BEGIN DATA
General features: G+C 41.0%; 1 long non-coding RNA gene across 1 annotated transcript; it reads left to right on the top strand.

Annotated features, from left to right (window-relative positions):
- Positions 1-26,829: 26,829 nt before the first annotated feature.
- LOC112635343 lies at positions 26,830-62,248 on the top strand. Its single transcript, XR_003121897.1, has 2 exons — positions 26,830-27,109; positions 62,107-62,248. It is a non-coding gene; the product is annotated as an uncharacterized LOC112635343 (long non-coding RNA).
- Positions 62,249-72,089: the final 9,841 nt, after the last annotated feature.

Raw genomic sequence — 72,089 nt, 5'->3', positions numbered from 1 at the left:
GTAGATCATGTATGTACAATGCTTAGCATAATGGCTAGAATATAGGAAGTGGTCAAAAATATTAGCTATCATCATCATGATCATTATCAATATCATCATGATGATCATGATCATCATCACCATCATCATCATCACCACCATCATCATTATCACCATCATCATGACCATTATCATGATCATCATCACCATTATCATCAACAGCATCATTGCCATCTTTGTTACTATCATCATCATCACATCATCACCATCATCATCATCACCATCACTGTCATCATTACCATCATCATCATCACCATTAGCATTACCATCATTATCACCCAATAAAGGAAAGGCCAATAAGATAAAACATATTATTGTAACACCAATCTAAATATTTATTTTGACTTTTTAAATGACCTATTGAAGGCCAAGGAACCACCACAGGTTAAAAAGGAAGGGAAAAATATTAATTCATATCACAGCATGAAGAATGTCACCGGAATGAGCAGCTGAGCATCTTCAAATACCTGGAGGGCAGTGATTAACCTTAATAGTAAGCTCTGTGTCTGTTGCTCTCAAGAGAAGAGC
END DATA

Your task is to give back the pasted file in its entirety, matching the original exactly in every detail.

General features: G+C 41.0%; 1 long non-coding RNA gene across 1 annotated transcript; it reads left to right on the top strand.

Annotated features, from left to right (window-relative positions):
- Positions 1-26,829: 26,829 nt before the first annotated feature.
- LOC112635343 lies at positions 26,830-62,248 on the top strand. Its single transcript, XR_003121897.1, has 2 exons — positions 26,830-27,109; positions 62,107-62,248. It is a non-coding gene; the product is annotated as an uncharacterized LOC112635343 (long non-coding RNA).
- Positions 62,249-72,089: the final 9,841 nt, after the last annotated feature.

Raw genomic sequence — 72,089 nt, 5'->3', positions numbered from 1 at the left:
GTAGATCATGTATGTACAATGCTTAGCATAATGGCTAGAATATAGGAAGTGGTCAAAAATATTAGCTATCATCATCATGATCATTATCAATATCATCATGATGATCATGATCATCATCACCATCATCATCATCACCACCATCATCATTATCACCATCATCATGACCATTATCATGATCATCATCACCATTATCATCAACAGCATCATTGCCATCTTTGTTACTATCATCATCATCACATCATCACCATCATCATCATCACCATCACTGTCATCATTACCATCATCATCATCACCATTAGCATTACCATCATTATCACCCAATAAAGGAAAGGCCAATAAGATAAAACATATTATTGTAACACCAATCTAAATATTTATTTTGACTTTTTAAATGACCTATTGAAGGCCAAGGAACCACCACAGGTTAAAAAGGAAGGGAAAAATATTAATTCATATCACAGCATGAAGAATGTCACCGGAATGAGCAGCTGAGCATCTTCAAATACCTGGAGGGCAGTGATTAACCTTAATAGTAAGCTCTGTGTCTGTTGCTCTCAAGAGAAGAGC